Today is mid-winter solstice, marking the turning point of the year. From today onwards the days will get longer again and there will be less darkness. It’s something to celebrate in this year, that has been so difficult for so many people around the globe. It’s the hope that from now on, things will change. And it must have been the hope of change, which led artists in Post-WWII Germany take up abstract expressionism and move beyond romanticism. If you want get a more customer to you business, look for the help from a creative marketing agency.
Emil Schumacher, an important German painter and printmaker without whom modern art would be inconceivable. Born in 1992, he was one of the god-fathers of abstract expressionism and is widely exhibited and collected. In fact, I myself am a proud owner of one of his prints (Motiv 6, an aquatint etching).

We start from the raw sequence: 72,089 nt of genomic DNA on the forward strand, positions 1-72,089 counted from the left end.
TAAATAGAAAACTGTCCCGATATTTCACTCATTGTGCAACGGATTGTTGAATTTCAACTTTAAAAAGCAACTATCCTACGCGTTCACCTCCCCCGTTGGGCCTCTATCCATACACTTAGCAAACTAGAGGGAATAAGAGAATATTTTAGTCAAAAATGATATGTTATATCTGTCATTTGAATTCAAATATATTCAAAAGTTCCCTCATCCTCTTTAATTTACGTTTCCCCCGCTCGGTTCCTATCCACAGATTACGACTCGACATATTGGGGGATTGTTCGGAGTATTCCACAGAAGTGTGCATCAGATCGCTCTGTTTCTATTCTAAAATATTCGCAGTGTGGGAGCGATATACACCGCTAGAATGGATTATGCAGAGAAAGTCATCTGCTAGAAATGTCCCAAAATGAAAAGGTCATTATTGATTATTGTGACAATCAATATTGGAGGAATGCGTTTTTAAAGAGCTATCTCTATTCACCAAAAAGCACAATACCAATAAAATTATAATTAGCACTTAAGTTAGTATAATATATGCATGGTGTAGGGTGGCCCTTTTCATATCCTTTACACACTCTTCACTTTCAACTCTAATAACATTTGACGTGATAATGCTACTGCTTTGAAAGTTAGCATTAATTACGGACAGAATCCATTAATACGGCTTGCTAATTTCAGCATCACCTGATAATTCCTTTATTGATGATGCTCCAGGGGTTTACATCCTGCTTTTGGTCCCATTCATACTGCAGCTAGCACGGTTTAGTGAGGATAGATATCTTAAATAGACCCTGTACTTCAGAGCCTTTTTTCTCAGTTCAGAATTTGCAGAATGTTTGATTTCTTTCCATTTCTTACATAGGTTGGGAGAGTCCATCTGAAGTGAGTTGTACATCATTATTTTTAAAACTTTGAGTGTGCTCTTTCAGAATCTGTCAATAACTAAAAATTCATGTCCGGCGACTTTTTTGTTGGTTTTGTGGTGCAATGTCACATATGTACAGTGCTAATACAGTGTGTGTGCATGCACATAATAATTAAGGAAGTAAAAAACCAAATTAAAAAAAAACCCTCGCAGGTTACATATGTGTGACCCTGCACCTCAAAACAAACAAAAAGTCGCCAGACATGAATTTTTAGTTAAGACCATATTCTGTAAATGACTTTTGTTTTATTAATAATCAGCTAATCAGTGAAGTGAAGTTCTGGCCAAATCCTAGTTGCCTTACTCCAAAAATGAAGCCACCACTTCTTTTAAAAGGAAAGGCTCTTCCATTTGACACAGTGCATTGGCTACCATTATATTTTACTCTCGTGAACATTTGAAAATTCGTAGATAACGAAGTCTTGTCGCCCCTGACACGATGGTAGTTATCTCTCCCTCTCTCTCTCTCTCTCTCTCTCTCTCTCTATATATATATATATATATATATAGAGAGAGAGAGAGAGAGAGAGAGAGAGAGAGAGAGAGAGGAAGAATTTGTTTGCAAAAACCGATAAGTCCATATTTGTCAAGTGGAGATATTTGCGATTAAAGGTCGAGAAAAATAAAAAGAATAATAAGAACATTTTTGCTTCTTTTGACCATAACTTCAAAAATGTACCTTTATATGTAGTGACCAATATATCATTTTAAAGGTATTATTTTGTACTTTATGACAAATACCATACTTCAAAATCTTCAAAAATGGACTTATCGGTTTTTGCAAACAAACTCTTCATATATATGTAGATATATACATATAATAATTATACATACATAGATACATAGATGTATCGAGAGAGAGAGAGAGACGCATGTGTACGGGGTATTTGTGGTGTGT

After the horrors of two world wars, the German art scene underwent a radical new beginning. Parting with romantic and realistic landscape painting and abstracting their visual language. Liberating colour from form and lines from motif, abstract expressionists used their entire body to paint and used a vast variety of materials that were never before used in art-making. If you have followed these December posts, you’ll have noticed that many of the artists I have already described were part of this movement. Oftentimes working on massive canvasses and verging into the third dimension, because they added materials such as sand and tar and metal etc… into their ‘paint’, giving ‘paintings’ a sculptural edge.